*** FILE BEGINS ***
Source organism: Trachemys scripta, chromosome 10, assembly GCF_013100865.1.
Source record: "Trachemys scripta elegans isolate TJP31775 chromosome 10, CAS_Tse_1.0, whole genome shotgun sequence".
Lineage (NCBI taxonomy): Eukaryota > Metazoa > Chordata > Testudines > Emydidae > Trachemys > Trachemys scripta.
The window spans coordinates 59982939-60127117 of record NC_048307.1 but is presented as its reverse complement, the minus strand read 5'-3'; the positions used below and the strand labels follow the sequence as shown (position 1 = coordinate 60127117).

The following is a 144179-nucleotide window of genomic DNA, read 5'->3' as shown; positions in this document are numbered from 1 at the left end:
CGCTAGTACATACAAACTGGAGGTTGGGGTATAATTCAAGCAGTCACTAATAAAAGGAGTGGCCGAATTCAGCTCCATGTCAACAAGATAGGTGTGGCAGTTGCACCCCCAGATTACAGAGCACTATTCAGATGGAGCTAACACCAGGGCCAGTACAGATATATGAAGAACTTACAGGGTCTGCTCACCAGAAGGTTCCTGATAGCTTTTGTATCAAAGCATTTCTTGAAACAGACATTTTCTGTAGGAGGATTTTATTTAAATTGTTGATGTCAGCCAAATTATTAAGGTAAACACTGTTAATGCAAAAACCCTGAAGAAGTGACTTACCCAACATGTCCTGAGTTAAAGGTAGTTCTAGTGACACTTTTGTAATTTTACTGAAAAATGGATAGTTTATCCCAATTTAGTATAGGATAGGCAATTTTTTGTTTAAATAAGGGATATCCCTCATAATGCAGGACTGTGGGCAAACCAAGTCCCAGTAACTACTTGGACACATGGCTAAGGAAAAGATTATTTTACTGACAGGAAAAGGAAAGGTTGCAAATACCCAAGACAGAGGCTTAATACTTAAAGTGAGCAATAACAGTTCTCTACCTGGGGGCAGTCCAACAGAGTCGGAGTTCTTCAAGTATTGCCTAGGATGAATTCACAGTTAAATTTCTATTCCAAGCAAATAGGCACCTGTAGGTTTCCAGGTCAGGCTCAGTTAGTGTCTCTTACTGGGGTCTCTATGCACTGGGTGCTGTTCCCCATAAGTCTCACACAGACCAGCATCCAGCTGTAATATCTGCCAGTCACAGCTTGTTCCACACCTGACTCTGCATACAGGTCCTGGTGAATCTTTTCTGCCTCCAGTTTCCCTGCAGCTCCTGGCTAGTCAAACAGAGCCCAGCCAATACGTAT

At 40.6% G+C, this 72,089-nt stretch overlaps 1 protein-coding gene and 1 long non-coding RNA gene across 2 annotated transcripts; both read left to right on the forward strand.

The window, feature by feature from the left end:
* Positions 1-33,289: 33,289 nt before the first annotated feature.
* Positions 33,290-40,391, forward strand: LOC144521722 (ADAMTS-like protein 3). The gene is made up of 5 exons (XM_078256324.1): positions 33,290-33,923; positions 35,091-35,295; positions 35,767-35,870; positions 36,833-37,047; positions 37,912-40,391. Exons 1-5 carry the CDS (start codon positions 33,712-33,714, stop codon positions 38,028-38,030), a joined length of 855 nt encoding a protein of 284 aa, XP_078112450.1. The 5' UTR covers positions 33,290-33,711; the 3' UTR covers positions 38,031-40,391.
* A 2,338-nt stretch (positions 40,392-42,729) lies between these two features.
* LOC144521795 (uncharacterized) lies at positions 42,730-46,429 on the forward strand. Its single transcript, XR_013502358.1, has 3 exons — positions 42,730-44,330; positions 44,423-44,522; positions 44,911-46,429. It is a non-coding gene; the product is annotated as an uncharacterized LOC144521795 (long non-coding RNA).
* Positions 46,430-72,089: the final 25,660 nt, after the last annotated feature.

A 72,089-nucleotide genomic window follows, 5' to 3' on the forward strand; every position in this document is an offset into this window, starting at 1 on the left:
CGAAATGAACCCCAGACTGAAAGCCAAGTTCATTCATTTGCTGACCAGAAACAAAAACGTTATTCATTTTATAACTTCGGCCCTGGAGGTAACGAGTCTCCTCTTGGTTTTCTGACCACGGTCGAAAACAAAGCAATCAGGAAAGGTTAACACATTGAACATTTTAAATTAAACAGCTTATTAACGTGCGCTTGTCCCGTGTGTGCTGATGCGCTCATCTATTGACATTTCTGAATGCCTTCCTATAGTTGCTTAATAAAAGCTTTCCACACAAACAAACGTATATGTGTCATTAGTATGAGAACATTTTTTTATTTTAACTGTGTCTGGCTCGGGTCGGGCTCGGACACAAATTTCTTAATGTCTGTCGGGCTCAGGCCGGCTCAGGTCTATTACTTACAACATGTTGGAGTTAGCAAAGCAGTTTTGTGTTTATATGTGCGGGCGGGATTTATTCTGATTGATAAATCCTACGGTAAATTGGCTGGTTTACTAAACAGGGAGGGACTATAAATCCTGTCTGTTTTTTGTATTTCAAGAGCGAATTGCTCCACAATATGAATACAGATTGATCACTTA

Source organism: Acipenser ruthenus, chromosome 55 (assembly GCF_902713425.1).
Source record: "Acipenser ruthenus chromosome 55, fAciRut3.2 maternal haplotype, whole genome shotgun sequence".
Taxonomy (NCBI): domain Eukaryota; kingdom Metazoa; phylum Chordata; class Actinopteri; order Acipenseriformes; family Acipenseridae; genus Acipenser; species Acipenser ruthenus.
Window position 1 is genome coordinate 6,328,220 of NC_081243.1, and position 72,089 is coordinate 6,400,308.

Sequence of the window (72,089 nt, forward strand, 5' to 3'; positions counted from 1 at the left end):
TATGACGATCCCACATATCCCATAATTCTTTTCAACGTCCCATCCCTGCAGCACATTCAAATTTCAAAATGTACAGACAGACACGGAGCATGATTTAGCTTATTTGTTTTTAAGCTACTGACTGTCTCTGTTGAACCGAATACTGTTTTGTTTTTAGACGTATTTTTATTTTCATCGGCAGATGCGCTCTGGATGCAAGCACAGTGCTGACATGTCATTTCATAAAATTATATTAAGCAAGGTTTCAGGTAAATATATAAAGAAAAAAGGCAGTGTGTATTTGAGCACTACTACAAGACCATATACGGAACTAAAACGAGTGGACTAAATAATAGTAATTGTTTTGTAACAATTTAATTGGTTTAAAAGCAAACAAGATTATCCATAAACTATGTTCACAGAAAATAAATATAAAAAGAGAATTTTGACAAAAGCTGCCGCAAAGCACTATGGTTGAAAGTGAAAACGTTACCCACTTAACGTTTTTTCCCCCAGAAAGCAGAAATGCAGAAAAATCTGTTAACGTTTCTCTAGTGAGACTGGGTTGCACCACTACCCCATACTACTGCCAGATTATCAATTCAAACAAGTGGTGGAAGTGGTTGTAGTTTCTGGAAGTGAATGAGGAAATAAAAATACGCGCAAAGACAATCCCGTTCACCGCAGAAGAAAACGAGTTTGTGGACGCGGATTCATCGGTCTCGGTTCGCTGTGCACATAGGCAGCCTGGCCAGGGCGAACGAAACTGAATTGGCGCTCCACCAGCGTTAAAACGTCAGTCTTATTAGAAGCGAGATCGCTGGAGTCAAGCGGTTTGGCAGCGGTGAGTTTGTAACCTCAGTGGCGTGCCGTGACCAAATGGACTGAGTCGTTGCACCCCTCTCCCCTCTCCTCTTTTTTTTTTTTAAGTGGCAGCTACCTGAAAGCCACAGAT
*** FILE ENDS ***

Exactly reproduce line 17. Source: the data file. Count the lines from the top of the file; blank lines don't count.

Source record: "Acipenser ruthenus chromosome 55, fAciRut3.2 maternal haplotype, whole genome shotgun sequence".